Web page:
You have these two great fights that bookend the film, with the bar/office fight and the end sequence. Were there any specific influences that helped inform you, when putting the action scenes together?
Antoine Fuqua: Not really, man. It was all really out of the narrative of the story. For me, I grew up watching Westerns and gangster movies and stuff like that. There's a Clint Eastwood movie, I believe it's The Good the Bad and the Ugly, right in the beginning... you made me just think of it, where Eli Wallach is in a bar and they set up the bad guys going in the bar, and you hear gunshots, he dives out the window, and the camera goes in and you see them all on the floor dead (Laughs). Those were my influences, you know. I think sometimes it comes out, as I'm designing the shots, I get images in my head like that, yeah.
I've been a huge Training Day fan since Day One, and I was thrilled to hear that you and Denzel were working together again. I loved his performance in this, but was there anything specific you noticed in either his craft or his approach to the character that may have changed in the 13 years between this and Training Day?
Antoine Fuqua: You know what? He's calmer. I mean, I'm calmer. I hope I'm a better filmmaker and a better person. He's always been intense, and he's always going to be what he is, an actor's actor, a director's actor, who does his job. I found him to be just very calm, but (Training Day's) Alonzo was a whole different character too. I just found him to be extremely calm, and some of that comes from trusting me, trusting each other. He knows me now, I know him, you know, that kind of thing.
Can you talk about assembling the cast around him? I really enjoyed Chloe (Moretz), Marton (Csokas) and David (Harbour).
Antoine Fuqua: Yeah, we just wanted to find strong actors who all brought something to the table. Marton is really intense, and he's a theater actor as well. Chloe Moretz is a young lady who I think is extremely talented. She brings a certain youth, but, at the same time, a maturity about it. You believe she could be going through that process in her life. As an actor, to sit down next to Denzel and do your job is tough, but she's challenging as well. He was really gentle with her. David Harbour, I love David, man. We have so much fun. He was so intense and he had so much fun. He gave it his all. Haley Bennett, actually, she almost got the lead, but I wanted her to be someone younger, like Chloe. The other role... there were two other prostitutes, as well as Chloe's character, so I combined them and gave that to Haley.
You mentioned earlier that this movie had the highest test screening scores ever for a Sony R-rated movie, and in February we reported that the studio was already developing a sequel. Are you coming back to direct? Is there anything you can say about the story you want to tell?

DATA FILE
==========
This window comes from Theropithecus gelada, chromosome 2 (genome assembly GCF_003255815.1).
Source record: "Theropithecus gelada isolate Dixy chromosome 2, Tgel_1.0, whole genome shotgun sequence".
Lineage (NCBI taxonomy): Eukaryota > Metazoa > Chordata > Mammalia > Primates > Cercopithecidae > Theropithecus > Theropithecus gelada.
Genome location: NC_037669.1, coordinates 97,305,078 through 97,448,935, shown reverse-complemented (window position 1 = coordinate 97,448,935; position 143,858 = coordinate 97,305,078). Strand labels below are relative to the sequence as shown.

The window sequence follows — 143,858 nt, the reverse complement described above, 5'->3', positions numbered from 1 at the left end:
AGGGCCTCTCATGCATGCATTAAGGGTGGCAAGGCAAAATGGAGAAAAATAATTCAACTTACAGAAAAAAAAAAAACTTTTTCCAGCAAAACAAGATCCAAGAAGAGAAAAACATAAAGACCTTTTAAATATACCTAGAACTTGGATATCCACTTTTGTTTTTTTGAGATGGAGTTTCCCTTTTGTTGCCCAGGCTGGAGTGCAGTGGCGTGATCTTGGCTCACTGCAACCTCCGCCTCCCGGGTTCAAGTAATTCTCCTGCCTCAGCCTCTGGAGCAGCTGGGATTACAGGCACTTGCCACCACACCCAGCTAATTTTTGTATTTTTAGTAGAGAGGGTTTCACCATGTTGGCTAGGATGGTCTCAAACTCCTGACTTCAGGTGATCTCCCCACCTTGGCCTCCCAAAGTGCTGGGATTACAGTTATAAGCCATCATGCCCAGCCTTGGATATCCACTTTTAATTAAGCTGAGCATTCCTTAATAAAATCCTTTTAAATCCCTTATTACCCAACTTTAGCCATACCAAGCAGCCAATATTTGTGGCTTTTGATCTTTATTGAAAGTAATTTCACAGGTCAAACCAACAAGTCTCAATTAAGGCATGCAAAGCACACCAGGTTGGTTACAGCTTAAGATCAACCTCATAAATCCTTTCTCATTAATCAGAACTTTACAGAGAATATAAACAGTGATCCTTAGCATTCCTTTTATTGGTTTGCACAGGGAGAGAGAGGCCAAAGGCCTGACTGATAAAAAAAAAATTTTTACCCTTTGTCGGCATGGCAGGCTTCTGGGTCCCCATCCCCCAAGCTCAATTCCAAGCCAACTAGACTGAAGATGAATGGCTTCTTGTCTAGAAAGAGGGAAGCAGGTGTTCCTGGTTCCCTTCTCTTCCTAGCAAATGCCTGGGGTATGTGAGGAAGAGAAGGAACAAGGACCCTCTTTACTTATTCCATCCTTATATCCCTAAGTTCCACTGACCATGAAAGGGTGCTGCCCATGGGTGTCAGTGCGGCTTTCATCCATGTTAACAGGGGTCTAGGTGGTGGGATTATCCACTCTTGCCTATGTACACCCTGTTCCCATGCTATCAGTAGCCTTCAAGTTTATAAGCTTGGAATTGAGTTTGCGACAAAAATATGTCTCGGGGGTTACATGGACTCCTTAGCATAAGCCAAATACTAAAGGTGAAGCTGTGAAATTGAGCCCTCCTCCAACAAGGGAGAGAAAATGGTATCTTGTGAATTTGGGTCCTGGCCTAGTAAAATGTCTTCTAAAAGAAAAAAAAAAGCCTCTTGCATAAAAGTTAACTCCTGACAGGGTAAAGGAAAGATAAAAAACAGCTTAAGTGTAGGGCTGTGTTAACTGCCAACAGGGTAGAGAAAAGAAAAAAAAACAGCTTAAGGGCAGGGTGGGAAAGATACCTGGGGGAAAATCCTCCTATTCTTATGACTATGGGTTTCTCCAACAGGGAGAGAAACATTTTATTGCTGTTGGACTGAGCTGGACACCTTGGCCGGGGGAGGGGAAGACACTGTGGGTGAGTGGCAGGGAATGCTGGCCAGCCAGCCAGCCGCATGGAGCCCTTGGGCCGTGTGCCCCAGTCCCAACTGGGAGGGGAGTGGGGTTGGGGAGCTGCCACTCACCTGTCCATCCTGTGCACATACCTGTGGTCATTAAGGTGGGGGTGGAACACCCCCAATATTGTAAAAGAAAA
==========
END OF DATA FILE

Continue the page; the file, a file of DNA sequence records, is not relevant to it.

Antoine Fuqua: I haven't seen anything. I know we're talking about it, but this film has to perform well. It gets very real then. There's a lot of discussions about it, and excitement about the possibility of it. I would love to definitely do it, no question. If Sony wants to do it, I'm there.
I was also very excited that you're taking on a remake of The Magnificent Seven. You confirmed recently that Denzel is coming on board. Are you currently casting the other roles now? Is there anything you can say about the development?
Antoine Fuqua: Yeah, we're trying to find the other guys now, trying to find the other... six (Laughs). My biggest influence is Seven Samurai, that's what I really love. The Magnificent Seven I love as well, there are so many great actors in that movie. It's a different way in, but it's the same concept. It's not going to be something where people won't recognize it, for sure. There's certainly going to be the Yul Brynner type of role, the Steve McQueen, all those roles are there, and the town that needs help. It's a different way in on this one, and the writers did a great job working on it. I'm really excited about it.
So, The Magnificent Seven is definitely next for you then?
Antoine Fuqua: Yeah, that's where all of my attention is going. When I get back to L.A., I'll meet the casting team and start to get into it with the producers and everybody next week.
Is there anything you can say about Southpaw, which I believe is now in post-production, or Narco Sub? I know that's been in development for quite a long time
Antoine Fuqua: No, Narco Sub, it doesn't look like I'm going to do it. Southpaw, we're editing that now and I'm excited. Jake Gyllenhaal, I think he's on the rise, and he's intense. We completely changed him into a championship boxer. It's a heartfelt drama about him and his daughter. It's really powerful.
Do you know when we might see the first trailer for that?
What would you like to say to anyone who might be on the fence about checking out The Equalizer, about why they should give it a shot?
Antoine Fuqua: You're going to see a character they don't expect to see in an action-thriller. I think they're going to be highly entertained and surprised with the action that they see, and they'll hopefully start clapping and cheering and getting involved. I think it's a really sharp story that people should go see. There are some great actors and action, but more than that, it's a really good story, and there's more substance than people may think, when it comes to an action movie. Take your girlfriend... all the women are clapping and cheering like the guys are. That's what I would say. Go on, get your popcorn, get your Coke, and go have a great time.
That's my time. Thanks so much, Antoine. It was a real pleasure.
Antoine Fuqua: All right, thank you. It was my pleasure, Brian.